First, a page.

• Pests and diseases to be kept at bay by keeping a close watch for the fungal disease phytophthora infestans; this can be a devastating disease on potatoes and tomatoes alike. Look out for brown/ black patches usually surrounded by a light ring. These quickly spread and rot all the leaves and stems. Cut off the potato tops and burn them and don’t harvest any tubers for about 3 weeks because this allows the skin to set. Tomatoes suffering from the same fungus-like oomycete blight develop dark marks with a brown dry rot and sometimes a white/ grey mould. The foliage has dark brown patches often with a pale-yellow ring that quickly spreads. With this you need to keep the plants dry by only watering the soil, not the leaves to increase air flow between plants, more so in a poly-tunnel or greenhouse. Do not compost blighted fruit, only the leaves can be used there.
  • Slug/snail control should ideally be used a week or two before planting out, not just around new sowing.
  • White fly can infect plant leaves so just pick the lower leaves if this happens. If the infestations are bad you can spray it with insecticidal soap.
  • Cabbage caterpillars need to be picked off and make sure netting is above the tallest growth.
  • Pest & disease watch needs to be weekly. Check all fruit trees and bushes for woolly aphids and wipe them off if in reach. You need to prune heavily infected stems and use a grease band to ants from invading the trees. Powdery mildew can affect apple twigs so cut these out and put them straight into a bag to stop the spores from spreading. There are no organic ways to remove wasp nests, but you can hang sticky jars in the trees to trap wasps and wait until the winter when wasp nests totally die out.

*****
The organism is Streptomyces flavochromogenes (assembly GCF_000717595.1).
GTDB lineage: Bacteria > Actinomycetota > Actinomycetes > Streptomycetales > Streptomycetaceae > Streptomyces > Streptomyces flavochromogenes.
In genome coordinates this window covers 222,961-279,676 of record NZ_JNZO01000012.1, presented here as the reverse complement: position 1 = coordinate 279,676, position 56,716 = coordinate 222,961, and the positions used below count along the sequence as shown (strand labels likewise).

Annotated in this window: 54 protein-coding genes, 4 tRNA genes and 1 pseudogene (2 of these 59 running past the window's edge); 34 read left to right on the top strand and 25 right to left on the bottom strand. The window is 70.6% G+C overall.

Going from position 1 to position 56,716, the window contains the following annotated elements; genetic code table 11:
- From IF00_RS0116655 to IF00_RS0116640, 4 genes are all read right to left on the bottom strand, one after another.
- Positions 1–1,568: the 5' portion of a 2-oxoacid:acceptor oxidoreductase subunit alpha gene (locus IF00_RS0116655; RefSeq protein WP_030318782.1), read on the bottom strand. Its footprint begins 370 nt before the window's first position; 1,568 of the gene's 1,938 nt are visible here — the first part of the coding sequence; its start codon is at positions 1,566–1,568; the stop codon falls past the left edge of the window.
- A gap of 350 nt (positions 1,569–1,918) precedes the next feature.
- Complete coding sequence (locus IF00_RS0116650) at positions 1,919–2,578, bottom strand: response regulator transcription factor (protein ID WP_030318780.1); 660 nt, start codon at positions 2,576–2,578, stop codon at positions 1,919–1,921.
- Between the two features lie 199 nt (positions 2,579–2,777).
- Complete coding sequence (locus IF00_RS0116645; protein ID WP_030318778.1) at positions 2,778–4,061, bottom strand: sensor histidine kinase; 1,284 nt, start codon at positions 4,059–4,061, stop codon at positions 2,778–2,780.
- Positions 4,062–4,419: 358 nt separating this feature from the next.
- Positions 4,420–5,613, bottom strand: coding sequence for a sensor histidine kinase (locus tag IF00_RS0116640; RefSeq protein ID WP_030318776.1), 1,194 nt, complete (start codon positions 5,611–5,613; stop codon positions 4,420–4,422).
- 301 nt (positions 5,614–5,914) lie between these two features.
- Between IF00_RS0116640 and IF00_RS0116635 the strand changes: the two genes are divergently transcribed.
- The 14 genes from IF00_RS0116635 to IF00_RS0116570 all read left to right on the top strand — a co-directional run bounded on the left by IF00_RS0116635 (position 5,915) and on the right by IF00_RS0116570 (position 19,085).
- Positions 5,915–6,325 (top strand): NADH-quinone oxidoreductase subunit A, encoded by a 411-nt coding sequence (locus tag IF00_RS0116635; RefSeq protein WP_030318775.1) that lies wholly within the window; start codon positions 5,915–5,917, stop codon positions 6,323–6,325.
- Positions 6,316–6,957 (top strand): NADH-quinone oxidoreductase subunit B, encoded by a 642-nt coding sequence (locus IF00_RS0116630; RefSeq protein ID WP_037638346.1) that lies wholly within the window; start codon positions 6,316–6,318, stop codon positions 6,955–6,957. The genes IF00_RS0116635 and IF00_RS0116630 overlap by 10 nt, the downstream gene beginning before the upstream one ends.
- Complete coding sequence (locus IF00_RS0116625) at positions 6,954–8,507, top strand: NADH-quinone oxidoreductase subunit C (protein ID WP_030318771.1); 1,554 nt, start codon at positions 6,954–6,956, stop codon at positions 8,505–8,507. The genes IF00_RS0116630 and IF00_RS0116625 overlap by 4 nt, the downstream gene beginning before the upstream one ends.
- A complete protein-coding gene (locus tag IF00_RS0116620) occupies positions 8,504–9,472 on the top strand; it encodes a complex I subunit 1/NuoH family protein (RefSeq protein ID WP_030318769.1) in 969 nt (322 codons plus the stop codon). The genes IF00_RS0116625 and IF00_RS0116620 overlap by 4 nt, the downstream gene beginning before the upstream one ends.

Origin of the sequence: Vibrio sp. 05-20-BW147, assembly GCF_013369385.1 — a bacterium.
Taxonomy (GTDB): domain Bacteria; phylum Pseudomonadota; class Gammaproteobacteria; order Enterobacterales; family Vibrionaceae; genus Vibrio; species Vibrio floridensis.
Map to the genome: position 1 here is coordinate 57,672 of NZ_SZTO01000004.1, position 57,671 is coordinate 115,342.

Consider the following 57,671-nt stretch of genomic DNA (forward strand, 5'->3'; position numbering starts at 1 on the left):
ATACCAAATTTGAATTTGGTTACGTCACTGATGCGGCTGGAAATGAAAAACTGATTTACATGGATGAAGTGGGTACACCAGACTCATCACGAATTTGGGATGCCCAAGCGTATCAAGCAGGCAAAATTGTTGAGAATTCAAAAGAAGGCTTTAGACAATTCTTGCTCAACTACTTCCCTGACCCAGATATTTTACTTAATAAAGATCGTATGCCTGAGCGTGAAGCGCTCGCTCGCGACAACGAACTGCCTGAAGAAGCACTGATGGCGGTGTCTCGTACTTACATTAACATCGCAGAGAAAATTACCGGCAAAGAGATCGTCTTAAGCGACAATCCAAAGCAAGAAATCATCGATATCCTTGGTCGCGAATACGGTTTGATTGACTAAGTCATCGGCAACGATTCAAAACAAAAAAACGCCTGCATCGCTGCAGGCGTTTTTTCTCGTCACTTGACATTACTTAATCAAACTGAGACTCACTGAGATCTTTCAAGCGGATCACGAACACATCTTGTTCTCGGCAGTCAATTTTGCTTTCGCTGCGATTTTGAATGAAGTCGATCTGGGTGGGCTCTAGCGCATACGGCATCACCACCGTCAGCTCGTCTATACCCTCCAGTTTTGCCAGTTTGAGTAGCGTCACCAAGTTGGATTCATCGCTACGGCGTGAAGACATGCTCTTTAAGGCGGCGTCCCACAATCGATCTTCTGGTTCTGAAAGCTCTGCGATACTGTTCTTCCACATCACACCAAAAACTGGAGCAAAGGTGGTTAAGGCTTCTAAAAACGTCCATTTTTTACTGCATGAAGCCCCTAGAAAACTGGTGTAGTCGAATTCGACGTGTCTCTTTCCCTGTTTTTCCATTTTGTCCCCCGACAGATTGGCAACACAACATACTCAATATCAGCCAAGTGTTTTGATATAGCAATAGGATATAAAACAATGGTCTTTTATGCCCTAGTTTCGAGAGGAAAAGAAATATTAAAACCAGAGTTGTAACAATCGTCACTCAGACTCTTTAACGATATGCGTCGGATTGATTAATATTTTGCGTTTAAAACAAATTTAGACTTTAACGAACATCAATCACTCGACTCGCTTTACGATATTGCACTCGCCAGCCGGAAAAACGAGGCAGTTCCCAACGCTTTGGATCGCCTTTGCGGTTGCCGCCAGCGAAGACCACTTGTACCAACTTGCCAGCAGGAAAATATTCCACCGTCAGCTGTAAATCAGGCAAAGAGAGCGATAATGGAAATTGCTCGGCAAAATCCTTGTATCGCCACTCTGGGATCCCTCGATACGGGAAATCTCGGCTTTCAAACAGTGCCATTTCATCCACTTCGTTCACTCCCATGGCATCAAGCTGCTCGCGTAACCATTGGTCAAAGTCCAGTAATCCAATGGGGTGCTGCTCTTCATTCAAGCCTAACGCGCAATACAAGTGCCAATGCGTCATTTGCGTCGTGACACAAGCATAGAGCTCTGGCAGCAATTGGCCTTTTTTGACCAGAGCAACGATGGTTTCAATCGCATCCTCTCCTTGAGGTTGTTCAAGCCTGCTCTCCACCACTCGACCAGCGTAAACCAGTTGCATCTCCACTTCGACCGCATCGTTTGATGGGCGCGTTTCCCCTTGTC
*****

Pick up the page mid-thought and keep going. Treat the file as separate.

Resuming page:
• Fruit-tree soil needs to be kept in good condition in August. Container grown plants are specifically vulnerable in these dryer months.
  • Mulch soil well always on damp soil, but leave a gap around the trunk to allow flow of air. Suitable mulches include rough compost, leaf mould and grass moisture.
  • Prune damson and plum trees after their fruit and remember to cut out any material that is dead or infected. By pruning plums now, it will reduce the infection of fungal disease silver leaf.
  • Herbs such as coriander, basil and parsley can still be sown in August
  • Remove any signs of rust on your mint plants and make sure to re-plant new mint stock in a different part of the garden.
  • Chives can be cut back also if they start showing signs of rust in the form of orange style stem patches.
  • Let the grass on your lawn go brown in dry weather over this month and it will recover quickly when rain comes and the temperatures start to drop. Try not to use sprinklers to water the garden, it is massively wasteful and not necessary.
  • Try keep an eye out for water-lily aphids and wash them off with a hose when you spot them.
So, let’s hope the great British summer holds out for at least our prime month so we can enjoy our gardens for the last leg. Here is a little recap of our 3 top tips
  • Soil around fruit trees to be well conditioned. Mulch well on damp soil only.
  • Let grass brown in winter and save water by not using sprinklers
  • Feed tomatoes around once a week with liquid comfrey.